I decided I had better actually try and DO something to get the total steps closer to the target, so I started looking for more walking opportunities to fit in to my day.  Flights of stairs were easy on work days as I work on the 3rd floor, but the 2nd and 3rd flights of stairs are in 2 blocks, so each time I go from the ground to my floor I clock up 5 floors!  I have completely stopped using the lift, and now climb the stairs quite a few times each day - there is a cafĂ© area on the ground floor with very posh coffee machines, so I get my coffees from there, meaning extra steps and floors each time I go for a coffee.  I have always gone out for a walk at lunchtimes, as I have to get away from my desk (and some of my colleagues...).  My usual walk is up to the shopping centre, around the centre and back, so I was pleased to discover that this clocked up around 4500 steps - almost half my daily target!  By the time I had walked around the office a few times with trips to the coffee machine, the toilet and to speak to people in the building (I am allowed to do that sometimes...), my total by the time I left work was usually around 7k.  Some days I go to the gym at lunchtime instead of a walk, and that usually takes my total to around 8-9k, depending on how long I spend on the treadmill.  Shortly after getting home, I have to go and pick up my son from the bus stop - a round trip in the car of about 3 miles.  However, there is a lovely walk across the village green and over the canal which is under half a mile, so, unless it is pouring with rain, I walk over.  My son complains bitterly about having to walk back, especially when he has his very large and heavy sports bag (although I always end up carrying it!), however that trip clocks up another 2k, so gets me pretty well on or over my target (with the general walking around at home whilst I am cooking, etc).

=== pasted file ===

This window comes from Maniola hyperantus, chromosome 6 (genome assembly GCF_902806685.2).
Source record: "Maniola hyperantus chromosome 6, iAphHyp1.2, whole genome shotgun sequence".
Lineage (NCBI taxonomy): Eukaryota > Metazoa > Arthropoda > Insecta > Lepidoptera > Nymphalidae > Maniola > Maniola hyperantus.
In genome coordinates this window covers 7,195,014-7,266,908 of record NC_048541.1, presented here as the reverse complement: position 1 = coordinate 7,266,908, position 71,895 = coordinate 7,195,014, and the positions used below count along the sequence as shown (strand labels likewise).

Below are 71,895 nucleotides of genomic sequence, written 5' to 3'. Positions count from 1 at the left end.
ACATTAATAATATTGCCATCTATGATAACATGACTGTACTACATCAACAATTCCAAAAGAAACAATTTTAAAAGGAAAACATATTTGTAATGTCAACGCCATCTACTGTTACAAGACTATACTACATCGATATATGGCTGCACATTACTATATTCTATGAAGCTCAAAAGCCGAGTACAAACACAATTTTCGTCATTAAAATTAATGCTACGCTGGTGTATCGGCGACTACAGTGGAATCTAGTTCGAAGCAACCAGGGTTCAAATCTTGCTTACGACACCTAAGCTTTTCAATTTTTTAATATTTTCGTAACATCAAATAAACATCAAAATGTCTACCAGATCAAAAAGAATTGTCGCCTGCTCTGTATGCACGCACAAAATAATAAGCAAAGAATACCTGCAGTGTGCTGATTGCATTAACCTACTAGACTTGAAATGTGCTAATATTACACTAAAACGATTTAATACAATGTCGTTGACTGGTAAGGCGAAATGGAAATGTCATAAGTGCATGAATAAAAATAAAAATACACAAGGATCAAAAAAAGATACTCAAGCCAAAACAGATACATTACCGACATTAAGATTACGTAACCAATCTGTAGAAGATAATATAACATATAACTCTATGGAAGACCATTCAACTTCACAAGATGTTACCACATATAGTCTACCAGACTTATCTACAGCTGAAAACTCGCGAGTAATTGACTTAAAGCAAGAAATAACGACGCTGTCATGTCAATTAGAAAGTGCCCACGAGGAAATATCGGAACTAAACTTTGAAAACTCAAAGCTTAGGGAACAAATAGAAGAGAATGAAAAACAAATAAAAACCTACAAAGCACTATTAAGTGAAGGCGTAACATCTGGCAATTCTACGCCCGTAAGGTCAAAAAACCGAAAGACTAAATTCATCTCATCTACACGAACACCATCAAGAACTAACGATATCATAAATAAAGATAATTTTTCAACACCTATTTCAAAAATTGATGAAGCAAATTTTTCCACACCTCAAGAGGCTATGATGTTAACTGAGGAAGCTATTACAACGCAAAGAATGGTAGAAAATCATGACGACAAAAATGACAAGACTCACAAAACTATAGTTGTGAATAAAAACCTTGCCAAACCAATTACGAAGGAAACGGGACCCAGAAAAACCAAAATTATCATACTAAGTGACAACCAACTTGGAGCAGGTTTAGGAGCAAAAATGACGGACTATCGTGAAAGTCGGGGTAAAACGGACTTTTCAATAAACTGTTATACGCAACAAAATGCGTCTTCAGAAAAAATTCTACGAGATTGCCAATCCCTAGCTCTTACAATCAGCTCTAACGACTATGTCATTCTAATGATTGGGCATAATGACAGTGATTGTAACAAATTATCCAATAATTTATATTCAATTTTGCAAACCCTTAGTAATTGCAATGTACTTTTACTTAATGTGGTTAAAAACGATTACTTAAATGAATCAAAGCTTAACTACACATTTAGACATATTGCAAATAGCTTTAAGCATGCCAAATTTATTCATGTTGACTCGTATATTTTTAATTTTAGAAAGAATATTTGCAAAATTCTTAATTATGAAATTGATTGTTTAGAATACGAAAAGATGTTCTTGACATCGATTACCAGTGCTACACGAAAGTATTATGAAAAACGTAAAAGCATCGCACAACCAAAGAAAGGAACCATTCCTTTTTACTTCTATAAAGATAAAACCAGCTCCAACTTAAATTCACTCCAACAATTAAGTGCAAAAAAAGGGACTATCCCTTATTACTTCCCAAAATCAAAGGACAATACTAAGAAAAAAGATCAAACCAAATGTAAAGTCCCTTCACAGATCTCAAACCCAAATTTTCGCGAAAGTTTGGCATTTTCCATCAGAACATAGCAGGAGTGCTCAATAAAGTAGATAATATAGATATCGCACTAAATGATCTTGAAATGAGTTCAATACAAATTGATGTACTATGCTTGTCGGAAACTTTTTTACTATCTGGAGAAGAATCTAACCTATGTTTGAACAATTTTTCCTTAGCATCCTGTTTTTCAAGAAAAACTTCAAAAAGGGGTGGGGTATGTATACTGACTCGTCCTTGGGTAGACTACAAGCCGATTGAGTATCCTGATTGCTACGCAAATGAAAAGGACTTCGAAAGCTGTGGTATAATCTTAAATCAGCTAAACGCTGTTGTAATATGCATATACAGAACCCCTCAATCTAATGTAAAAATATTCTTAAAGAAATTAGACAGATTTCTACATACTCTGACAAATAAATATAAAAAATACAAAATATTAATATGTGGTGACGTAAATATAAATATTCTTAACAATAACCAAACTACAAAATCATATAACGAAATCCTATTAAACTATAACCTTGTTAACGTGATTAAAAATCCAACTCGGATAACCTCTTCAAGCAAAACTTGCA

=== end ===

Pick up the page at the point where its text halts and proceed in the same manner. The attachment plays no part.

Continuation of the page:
So far so good!  The week-ends don't offer so many opportunities for walking with a purpose.  Since we have been dogless, I no longer simply go for a walk.  I don't mind walking when there is somewhere to go and I don't need to carry anything heavy, such as a load of shopping, however I have a strange reluctance to just open the front door and walk around the block with nowhere to go and no doggy companion.  Much as I would love to have another dog, it is a drastic and impractical solution - I will just have to get out and do it!  Maybe I could imagine I have a dog with me that is running on ahead... some real benefits as I won't have to follow behind with my plastic bags and gloves, or have to hose down a stinky wet doggie when I get back!!  Might be a bit embarrassing when I start to call for the invisible dog, or throw sticks for him tho'...

Tuesday, 18 September 2012

Eating / not eating

As I said in my introduction, it is not all about weight loss.  That said, it is most definitely in SOME part about weight loss - about 10-14 pounds.  Not a huge amount in the scheme of things, and not particularly noticeable - the sort of amount that can be hidden under well structured clothing, such that people say "You - you don't need to lose any weight…", but you can't hide it from yourself (or your trousers!).  This is the amount that, over the past 2-3 years, has, very gradually, crept on, slowly easy its way around my middle, the result of not dealing with excesses of holidays, Christmases, special occasions, days with a 'Y' in...